If you decide to surf the surf instead of surf the net, watch out. Bill decided to go surfing the old fashioned way at a beach in Cape May, New Jersey. The waters were very rough because a hurricane was frolicking off the coast of North Carolina, resulting in hurricane watches and warnings all along the coast. Despite being an experienced surfer, Bill was struck and tossed about by a number of large waves. He hit his head on the ocean floor suffering a broken neck, which rendered him a quadriplegic. Bill sued the City of Cape May claiming although the lifeguard logbook described surf conditions as dangerous, there was no flag or warning system to actually warn bathers or surfers, and there was expert testimony that failure to have such a warning system was negligence. But the Court held that a public entity cannot be held liable for injuries caused by waves, which are naturally occurring forces of the ocean. Bill appealed, but the Court affirmed. So the net result is that the waters have closed over Bill’s case, and if the waves pull you under, the Courts won’t come to your rescue.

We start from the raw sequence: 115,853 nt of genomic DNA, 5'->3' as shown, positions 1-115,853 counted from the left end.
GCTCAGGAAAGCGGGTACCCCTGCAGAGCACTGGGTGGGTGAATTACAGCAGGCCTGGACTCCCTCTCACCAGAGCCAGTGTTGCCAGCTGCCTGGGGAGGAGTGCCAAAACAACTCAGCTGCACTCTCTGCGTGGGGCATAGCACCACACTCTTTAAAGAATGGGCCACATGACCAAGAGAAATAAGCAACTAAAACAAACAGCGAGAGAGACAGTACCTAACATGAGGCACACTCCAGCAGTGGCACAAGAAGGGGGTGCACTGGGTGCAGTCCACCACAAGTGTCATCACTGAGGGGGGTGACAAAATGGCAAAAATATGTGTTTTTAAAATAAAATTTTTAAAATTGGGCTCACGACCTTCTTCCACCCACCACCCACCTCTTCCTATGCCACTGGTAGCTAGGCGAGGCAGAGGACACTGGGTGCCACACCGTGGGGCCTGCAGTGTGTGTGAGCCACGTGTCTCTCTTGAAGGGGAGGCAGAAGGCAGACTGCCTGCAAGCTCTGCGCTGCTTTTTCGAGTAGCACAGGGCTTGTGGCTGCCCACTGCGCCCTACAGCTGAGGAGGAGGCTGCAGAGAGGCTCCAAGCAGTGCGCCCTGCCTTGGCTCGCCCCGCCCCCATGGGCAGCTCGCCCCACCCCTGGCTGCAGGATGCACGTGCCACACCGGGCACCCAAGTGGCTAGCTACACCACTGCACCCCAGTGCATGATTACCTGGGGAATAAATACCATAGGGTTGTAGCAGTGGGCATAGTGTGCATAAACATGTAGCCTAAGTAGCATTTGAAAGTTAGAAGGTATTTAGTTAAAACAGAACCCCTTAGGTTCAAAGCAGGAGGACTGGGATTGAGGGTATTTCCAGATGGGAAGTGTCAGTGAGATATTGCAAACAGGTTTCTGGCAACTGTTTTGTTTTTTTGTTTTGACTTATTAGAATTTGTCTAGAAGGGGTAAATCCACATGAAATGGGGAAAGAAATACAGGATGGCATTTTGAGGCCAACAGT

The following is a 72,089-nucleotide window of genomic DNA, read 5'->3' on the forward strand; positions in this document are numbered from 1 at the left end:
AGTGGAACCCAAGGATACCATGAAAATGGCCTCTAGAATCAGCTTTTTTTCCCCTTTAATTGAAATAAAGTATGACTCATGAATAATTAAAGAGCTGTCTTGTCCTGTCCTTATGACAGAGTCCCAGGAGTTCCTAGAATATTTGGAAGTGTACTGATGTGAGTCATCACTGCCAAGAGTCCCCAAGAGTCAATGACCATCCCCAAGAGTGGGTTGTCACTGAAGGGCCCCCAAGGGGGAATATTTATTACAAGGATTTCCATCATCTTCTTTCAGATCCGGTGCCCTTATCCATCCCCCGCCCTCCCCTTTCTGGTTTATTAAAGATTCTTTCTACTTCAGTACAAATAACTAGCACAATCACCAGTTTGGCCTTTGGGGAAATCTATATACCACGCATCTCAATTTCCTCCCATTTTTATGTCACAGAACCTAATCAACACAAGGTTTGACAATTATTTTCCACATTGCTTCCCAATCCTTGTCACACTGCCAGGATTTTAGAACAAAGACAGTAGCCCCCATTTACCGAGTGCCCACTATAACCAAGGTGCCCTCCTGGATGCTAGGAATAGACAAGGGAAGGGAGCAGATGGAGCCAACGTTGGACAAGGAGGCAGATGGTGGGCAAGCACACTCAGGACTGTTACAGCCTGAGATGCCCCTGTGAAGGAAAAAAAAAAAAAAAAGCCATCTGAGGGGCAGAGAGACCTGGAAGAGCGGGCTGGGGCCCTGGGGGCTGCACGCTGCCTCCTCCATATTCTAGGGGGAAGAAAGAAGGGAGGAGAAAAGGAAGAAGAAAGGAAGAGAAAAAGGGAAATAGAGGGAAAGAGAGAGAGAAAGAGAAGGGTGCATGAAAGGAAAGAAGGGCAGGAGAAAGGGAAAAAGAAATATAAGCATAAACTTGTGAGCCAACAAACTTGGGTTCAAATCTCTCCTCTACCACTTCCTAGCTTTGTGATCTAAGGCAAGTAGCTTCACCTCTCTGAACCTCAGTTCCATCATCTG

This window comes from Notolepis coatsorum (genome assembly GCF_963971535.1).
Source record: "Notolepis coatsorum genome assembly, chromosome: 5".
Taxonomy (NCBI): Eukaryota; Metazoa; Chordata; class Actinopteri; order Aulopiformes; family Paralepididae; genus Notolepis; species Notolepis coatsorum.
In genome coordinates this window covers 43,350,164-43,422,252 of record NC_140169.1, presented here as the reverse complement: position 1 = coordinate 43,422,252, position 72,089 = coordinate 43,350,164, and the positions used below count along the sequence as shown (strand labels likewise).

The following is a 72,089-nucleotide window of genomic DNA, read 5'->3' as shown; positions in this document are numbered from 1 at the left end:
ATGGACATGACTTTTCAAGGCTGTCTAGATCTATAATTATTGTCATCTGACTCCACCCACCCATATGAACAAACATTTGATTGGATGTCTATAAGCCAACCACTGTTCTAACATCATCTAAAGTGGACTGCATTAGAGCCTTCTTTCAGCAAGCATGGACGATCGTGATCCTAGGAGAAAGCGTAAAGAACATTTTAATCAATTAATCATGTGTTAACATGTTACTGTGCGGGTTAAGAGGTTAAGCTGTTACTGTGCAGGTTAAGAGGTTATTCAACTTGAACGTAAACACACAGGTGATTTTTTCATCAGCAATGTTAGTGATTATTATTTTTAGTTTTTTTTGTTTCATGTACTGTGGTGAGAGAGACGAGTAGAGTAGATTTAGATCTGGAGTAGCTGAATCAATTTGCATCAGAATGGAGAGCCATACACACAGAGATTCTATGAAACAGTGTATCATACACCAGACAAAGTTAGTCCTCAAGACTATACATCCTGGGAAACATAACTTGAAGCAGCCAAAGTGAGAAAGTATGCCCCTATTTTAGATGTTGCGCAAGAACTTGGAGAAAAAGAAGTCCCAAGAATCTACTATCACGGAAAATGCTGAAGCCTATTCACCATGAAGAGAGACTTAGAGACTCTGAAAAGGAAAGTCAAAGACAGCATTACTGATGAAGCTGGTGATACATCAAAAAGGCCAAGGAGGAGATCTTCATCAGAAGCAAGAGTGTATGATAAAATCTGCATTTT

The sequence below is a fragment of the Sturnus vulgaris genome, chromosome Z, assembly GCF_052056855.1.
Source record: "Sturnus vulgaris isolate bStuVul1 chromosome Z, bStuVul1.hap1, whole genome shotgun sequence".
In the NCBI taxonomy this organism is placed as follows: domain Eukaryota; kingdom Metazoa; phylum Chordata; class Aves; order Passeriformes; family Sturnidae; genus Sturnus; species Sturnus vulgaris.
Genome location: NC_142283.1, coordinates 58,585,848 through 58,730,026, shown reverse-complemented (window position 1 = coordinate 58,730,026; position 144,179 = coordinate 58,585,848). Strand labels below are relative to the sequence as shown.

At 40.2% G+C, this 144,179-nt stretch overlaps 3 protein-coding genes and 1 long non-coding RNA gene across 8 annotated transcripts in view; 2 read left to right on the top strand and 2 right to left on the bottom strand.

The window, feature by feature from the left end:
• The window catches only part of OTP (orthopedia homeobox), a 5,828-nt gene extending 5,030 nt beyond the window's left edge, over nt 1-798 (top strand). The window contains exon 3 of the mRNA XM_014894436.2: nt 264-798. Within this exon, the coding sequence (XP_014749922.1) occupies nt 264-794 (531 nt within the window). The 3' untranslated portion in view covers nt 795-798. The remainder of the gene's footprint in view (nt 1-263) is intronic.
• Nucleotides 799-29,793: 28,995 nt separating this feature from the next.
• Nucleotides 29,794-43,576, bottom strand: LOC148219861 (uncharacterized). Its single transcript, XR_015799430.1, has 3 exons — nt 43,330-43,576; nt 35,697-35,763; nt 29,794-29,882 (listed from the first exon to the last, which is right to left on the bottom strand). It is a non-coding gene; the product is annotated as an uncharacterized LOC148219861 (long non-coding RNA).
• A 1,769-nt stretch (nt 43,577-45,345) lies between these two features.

THIS IS NEIL CHAYET LOOKING AT THE LAW™
William Fleuhr v. City of Cape May and John Doe and County of Cape May, Supreme Court of New Jersey, 5/26/99 (see script no. 5482)